The transmembrane protein meckelin (MKS3) is mutated in Meckel-Gruber syndrome and the wpk rat

Ursula M. Smith, Mark Consugar, Louise J. Tee, Brandy M. McKee, Esther N. Maina, Shelly Whelan, Neil V. Morgan, Erin Goranson, Paul Gissen, Stacie Lilliquist, Irene A. Aligianis, Christopher J. Ward, Shanaz Pasha, Rachaneekorn Punyashthiti, Saghira Malik Sharif, Philip A. Batman, Christopher P. Bennett, C. Geoffrey Woods, Carole McKeown, Martine BucourtCaroline A. Miller, Phillip Cox, Lihadh AlGazali, Richard C. Trembath, Vicente E. Torres, Tania Attie-Bitach, Deirdre A. Kelly, Eamonn R. Maher, Vincent H. Gattone, Peter C. Harris, Colin A. Johnson

Research output: Contribution to journalArticlepeer-review

229 Citations (Scopus)


Meckel-Gruber syndrome is a severe autosomal, recessively inherited disorder characterized by bilateral renal cystic dysplasia, developmental defects of the central nervous system (most commonly occipital encephalocele), hepatic ductal dysplasia and cysts and polydactyly1-3. MKS is genetically heterogeneous, with three loci mapped: MKS1, 17q21-24 (ref. 4); MKS2, 11q13 (ref. 5) and MKS3 (ref. 6). We have refined MKS3 mapping to a 12.67-Mb interval (8q21.13-q22.1) that is syntenic to the Wpk locus in rat, which is a model with polycystic kidney disease, agenesis of the corpus callosum and hydrocephalus7,8. Positional cloning of the Wpk gene suggested a MKS3 candidate gene, TMEM67, for which we identified pathogenic mutations for five MKS3-linked consanguineous families. MKS3 is a previously uncharacterized, evolutionarily conserved gene that is expressed at moderate levels in fetal brain, liver and kidney but has widespread, low levels of expression. It encodes a 995-amino acid seven-transmembrane receptor protein of unknown function that we have called meckelin.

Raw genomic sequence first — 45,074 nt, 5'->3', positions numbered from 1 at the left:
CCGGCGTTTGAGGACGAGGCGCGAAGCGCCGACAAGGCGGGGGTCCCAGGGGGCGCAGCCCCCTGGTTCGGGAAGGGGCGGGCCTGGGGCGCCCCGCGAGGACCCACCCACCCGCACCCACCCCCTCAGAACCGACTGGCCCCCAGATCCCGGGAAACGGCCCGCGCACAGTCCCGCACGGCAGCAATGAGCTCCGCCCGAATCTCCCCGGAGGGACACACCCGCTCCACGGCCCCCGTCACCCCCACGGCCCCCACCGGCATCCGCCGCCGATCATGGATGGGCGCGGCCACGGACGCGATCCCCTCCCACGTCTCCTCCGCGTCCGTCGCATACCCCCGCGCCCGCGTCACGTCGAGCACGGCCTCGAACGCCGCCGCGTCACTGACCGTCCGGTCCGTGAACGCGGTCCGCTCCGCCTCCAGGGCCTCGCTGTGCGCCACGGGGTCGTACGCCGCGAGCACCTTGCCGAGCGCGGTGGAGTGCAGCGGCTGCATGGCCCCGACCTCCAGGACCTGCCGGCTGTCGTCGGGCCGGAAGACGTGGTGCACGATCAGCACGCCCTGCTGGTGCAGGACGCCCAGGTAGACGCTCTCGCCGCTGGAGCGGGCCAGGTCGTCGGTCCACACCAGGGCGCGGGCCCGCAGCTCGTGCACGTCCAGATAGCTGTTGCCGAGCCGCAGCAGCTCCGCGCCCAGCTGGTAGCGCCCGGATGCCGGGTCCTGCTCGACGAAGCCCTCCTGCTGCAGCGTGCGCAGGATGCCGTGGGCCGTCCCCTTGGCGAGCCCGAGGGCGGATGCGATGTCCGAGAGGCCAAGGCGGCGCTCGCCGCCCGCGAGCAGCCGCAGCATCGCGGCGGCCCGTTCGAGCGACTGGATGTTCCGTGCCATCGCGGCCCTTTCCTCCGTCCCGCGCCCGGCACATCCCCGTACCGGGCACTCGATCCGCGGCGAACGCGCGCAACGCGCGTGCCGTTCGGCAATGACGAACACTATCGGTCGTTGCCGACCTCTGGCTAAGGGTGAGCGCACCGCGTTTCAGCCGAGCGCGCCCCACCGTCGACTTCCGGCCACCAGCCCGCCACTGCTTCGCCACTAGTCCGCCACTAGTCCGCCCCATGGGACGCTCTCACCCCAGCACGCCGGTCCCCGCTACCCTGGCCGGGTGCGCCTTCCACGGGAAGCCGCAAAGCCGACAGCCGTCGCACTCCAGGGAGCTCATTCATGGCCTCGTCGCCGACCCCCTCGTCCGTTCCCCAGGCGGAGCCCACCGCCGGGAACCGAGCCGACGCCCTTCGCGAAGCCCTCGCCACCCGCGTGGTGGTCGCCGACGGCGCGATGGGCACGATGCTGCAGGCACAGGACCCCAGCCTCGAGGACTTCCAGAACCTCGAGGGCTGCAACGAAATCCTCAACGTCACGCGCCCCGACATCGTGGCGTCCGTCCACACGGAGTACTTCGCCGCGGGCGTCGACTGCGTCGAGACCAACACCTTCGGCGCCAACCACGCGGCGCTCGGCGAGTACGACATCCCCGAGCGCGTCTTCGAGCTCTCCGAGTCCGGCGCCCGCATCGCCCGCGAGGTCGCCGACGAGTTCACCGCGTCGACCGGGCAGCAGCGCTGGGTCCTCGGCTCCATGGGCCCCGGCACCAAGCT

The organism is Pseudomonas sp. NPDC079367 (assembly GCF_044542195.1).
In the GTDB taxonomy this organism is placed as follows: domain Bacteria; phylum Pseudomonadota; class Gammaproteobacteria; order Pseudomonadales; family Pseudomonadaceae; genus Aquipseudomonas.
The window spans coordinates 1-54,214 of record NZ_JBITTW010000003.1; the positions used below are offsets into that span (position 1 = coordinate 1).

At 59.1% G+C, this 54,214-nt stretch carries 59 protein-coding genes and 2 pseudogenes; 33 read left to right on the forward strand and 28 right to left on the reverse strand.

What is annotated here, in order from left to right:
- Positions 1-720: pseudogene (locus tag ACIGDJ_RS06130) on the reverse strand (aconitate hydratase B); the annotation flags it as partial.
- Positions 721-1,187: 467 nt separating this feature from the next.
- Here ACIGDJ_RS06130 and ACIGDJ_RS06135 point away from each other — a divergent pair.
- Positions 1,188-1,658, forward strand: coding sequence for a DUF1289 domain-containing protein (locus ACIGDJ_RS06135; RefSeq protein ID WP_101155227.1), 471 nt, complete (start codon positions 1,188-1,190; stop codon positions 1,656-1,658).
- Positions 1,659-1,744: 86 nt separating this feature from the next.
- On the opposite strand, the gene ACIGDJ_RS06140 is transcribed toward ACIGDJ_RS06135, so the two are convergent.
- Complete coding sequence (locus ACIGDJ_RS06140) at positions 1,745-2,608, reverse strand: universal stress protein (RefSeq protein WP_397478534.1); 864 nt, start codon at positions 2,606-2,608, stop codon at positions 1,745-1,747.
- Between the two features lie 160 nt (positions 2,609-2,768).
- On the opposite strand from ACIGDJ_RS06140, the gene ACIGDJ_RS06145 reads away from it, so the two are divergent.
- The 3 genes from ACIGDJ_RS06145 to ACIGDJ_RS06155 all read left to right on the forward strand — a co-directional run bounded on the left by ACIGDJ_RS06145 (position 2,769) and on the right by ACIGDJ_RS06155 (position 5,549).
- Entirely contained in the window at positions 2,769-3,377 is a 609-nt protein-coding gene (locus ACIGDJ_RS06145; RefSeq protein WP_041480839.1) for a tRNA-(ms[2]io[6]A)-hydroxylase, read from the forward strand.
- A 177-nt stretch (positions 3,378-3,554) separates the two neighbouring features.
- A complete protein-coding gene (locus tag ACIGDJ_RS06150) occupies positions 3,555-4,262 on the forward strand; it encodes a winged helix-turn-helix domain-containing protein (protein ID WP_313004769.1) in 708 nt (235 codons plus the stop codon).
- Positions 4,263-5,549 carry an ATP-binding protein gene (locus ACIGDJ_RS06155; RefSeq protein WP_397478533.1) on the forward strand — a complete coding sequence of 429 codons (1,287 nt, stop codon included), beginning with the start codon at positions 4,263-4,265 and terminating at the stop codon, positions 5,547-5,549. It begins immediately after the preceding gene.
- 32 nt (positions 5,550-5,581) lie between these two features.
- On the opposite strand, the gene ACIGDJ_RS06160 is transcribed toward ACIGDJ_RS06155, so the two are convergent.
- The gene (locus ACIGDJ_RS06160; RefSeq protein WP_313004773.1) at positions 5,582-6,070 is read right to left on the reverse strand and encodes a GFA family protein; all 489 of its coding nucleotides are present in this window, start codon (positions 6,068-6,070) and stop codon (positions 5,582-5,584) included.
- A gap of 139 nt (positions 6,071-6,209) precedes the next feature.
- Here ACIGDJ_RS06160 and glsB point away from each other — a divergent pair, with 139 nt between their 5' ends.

Original languageEnglish
Pages (from-to)191-196
Number of pages6
JournalNature Genetics
Issue number2
Publication statusPublished - Feb 2006

ASJC Scopus subject areas

  • Genetics


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